Budget 2006: At a glance

By Simon Collins, Simon Collins
Key points from today's Budget

True to its word, the Labour Government has poured money into roading and the elderly rather than cut taxes in its seventh Budget today.

Spending on land transport - mainly new roads - will rise by almost half, from around 0.9 per cent to around 1.3 per cent of the national income, in the next three years.

Residential care and home-based support for the elderly will get $126 million extra over the next four years.

Other main points of the Budget are:

* The budget surplus, after allowing for accounting changes, will shrink from $7 billion in 2005-06 to $5.8 billion in the coming year, bottoming at $3.6 billion in 2008-09. That's a drop from 4.5 per cent of the national income to 3.6 per cent and 2 per cent.

* Tax rates are unchanged.

* Economic growth is forecast to slow to 1.5 per cent both this year and next year, before recovering to 3.7 per cent in 2007-08.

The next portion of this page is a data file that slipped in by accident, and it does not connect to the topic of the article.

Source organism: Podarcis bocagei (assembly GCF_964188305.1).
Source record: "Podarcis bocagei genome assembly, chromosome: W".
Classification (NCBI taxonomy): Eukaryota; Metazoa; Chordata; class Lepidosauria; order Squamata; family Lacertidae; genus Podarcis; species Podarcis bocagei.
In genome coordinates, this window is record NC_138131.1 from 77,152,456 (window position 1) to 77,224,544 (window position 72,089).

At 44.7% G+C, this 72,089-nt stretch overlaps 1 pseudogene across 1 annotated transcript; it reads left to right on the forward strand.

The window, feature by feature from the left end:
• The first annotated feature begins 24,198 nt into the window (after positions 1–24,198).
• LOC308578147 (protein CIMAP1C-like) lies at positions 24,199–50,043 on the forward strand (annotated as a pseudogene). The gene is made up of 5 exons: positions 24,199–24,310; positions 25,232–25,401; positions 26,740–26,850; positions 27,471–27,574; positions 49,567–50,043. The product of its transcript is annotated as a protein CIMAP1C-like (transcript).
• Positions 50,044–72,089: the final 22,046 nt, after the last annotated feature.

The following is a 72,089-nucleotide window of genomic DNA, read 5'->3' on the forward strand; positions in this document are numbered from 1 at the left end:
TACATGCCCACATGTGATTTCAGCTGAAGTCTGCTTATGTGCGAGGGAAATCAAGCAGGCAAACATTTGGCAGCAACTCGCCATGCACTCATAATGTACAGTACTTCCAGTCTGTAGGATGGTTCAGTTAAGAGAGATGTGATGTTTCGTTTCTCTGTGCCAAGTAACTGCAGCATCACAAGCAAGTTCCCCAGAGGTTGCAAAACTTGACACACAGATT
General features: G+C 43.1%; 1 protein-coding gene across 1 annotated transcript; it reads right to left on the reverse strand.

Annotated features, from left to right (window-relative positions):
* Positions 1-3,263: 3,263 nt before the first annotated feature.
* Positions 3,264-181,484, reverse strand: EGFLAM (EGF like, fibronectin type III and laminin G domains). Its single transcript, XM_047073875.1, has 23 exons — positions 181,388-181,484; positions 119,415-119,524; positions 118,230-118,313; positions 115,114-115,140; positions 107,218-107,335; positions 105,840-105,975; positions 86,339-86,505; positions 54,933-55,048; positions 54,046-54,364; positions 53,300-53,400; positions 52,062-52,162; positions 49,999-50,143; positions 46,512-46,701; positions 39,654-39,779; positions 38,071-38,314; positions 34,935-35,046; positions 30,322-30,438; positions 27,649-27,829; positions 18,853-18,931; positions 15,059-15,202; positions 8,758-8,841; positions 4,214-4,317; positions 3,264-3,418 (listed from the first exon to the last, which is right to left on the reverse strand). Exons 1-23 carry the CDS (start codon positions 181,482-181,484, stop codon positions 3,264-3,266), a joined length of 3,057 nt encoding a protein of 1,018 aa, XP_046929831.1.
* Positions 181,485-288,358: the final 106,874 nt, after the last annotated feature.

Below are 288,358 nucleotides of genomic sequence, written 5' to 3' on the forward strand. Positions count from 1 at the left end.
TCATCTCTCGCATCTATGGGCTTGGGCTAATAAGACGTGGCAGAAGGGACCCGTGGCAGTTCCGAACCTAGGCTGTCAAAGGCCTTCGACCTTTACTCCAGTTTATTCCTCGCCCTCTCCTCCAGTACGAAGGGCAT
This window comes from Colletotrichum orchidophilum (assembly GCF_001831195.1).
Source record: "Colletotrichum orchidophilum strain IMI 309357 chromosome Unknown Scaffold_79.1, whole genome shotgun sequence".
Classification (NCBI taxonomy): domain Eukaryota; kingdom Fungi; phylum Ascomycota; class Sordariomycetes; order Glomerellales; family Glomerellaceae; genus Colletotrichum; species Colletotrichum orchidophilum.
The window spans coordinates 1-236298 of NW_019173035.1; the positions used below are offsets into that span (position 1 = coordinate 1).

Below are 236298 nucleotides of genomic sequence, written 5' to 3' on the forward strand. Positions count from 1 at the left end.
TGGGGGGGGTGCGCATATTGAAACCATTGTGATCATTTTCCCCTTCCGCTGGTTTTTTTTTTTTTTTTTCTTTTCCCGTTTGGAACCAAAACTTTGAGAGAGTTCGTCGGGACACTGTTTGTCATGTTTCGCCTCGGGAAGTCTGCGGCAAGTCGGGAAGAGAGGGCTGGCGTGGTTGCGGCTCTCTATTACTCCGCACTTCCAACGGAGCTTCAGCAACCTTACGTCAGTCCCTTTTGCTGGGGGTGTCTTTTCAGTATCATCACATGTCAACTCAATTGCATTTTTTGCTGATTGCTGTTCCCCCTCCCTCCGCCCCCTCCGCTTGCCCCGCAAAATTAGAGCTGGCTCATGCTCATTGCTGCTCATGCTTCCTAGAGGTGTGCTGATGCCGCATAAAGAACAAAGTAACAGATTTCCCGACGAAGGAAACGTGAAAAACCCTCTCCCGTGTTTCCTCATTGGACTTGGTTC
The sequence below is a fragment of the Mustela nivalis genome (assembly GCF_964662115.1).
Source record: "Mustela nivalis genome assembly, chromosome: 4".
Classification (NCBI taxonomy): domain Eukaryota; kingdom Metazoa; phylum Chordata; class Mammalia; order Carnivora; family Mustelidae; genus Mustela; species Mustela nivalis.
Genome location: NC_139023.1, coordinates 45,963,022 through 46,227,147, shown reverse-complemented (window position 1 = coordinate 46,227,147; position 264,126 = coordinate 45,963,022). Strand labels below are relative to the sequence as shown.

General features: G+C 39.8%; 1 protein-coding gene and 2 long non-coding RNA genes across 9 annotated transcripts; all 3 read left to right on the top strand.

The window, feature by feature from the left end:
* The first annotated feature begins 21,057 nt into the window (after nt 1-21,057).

* Jobs will shrink by 0.2 per cent in the coming year and unemployment will rise to 4.7 per cent.

* Money will be poured into areas aimed at "transforming" the economy from commodities to high-value products, with big boosts for science, export marketing and the Venture Investment Fund, as well as roading.

* Modern apprentice numbers will increase to 14,000 by the end of 2008.

* The Budget implements Labour's $1 billion election promise to scrap interest on student loans, and raises the parental income threshold for the full student allowance from $35,000 a year to $39,270.

* The Government will spend $76 million over the next four years on a campaign for healthy eating to stem obesity.

* Promised "school-ready" health checks for four-year-olds, improved school dental services and newborn hearing tests are implemented.

* A 10-year buildup in defence spending announced last year will continue with a $73 million increase this year.

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